CHAPTER IV: PIPIN AND CHARLES THE GREAT (AD 741-814) PART I
Towards the end of St. Boniface's life, a great change took place in the government of the Franks. Pipin, who had succeeded his father, Charles Martel, as mayor of the palace, grew tired of being called a sergeant white he was really the master; and the French sent to ask the pope, whose name was Zacharias, whether the man who really had the kingly power ought not also to have the title of king. Zacharias, who had been greatly obliged to the Franks for helping him against his enemies the Lombards, answered them in the way that they seemed to wish and to expect; and accordingly they chose Pipin as their king. And while, according to the custom in such cases, Pipin was lifted up on a shield and displayed to the people, while he was anointed and crowned, the last of the poor old race of "do-nothing" kings was forced to let his long hair be shorn until he looked like a monk, and was then shut up in a monastery for the rest of his days.
Pipin afterwards went into Italy for the help of the pope, and bestowed on the Roman Church a large tract of country which he had taken from the Lombards. And this "donation" (as it was called) or gift, was the first land which the popes possessed in such a way that they were counted as the sovereigns of it.
Pipin died in 768, and was succeeded by his son Charles who is commonly called Charlemagne (or Charles the Great). Under Charles the connexion between the Franks and the Popes became still closer than before; and when Charles put down the Lombard kingdom in Italy (AD 774), the popes came in for part of the spoil.
But the most remarkable effect of this connexion was at a later time, when Pope Leo III had been attacked in a Roman street by some conspirators, who tried to blind him and to cut out his tongue. But they were not able to do their work thoroughly, and Leo recovered the use both of his tongue and of his eyes. He then went into Germany to ask Charles to help him against his enemies; and on his return to Rome he was followed by Charles. There, on Christmas Day, AD 800, when a vast congregation was assembled in the great church of St. Peter, the pope suddenly placed a golden crown on the king's head, while the people shouted, "Long life and victory to our emperor Charles!" So now, after a long time, an emperor was set up again in the West; and, although these new emperors were German, they all styled themselves Emperors of the Romans. The popes afterwards pretended that they had a right to bestow the empire as they liked, and that Leo had taken it from the Greeks, and given it to the Germans. But this was quite untrue. Charles seems to have made up his mind to be emperor, but he was very angry with the pope for giving him the crown by surprise, instead of letting him take his own way about it; and, if he had been left to himself, he would have taken care to manage the matter so that the pope should not appear to do anything more than to crown him in form after he had been chosen by the Roman people.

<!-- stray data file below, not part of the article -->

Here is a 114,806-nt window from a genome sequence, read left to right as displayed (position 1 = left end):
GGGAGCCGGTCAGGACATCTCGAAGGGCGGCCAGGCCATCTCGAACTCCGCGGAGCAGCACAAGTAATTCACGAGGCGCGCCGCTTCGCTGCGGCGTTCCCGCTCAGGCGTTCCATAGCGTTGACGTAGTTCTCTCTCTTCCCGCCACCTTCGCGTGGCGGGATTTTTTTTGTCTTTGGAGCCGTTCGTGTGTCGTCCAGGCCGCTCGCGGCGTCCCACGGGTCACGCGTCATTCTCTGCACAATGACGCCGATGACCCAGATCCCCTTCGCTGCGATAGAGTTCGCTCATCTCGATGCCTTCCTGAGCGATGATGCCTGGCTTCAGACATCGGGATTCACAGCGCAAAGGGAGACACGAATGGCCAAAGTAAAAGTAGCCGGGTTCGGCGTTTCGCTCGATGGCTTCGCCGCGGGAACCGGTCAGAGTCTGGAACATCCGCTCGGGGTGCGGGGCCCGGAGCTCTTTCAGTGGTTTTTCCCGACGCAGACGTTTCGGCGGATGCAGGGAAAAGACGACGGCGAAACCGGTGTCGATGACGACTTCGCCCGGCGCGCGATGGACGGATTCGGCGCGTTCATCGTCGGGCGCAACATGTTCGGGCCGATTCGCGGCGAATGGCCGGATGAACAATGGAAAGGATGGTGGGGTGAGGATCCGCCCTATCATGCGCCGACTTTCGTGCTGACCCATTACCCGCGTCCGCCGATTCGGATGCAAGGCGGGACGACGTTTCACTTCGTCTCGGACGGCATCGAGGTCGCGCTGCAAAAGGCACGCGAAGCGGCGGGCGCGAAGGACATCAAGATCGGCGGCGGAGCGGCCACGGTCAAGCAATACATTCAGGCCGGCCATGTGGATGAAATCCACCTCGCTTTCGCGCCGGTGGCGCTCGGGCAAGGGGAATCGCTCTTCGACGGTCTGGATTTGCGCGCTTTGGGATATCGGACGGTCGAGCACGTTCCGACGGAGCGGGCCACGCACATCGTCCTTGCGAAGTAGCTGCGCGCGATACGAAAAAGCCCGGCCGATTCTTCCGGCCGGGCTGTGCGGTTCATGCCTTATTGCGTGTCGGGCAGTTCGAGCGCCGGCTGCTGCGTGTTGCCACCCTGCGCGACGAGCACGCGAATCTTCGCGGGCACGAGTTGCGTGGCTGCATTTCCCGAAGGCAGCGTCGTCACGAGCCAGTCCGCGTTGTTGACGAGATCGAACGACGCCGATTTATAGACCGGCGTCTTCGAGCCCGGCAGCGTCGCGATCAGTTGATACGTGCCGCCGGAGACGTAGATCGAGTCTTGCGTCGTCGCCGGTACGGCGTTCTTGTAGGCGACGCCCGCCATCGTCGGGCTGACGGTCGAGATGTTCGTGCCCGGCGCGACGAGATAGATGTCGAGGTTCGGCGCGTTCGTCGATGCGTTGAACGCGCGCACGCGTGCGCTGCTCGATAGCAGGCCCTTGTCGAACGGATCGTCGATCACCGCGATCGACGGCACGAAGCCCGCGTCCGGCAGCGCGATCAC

Charles was really a great man, although he had very serious faults, and did many blameable things. He carried his conquests so far that the Greeks had a proverb, "Have the Frank for thy friend, but not for thy neighbour,"-- meaning that the Franks were likely to try to make their neighbours' lands their own. He thought it his duty to spread the Christian faith by force, if it could not be done in a gentler way; and thus, when he had conquered the Saxons in Germany, he made them be baptized and pay tithes to the Church. But I need hardly say that people's belief is not to be forced in this way; and many of those who submitted to be baptized at the conqueror's command had no belief in the Gospel, and no understanding of it. There is a story told of some who came to be baptized over and over again for the sake of the white dresses which were given to them at their baptism; and when one of these had once got a dress which was coarser than usual, he declared that such a sack was fitter for a swineherd than for a warrior, and that he would have nothing to do with it or with the Christian religion. The Saxons gave Charles a great deal of trouble, for his war with them lasted no less than thirty-three years; and at one time he was so much provoked by their frequent revolts that he had the cruelty to put 4,500 Saxon prisoners to death.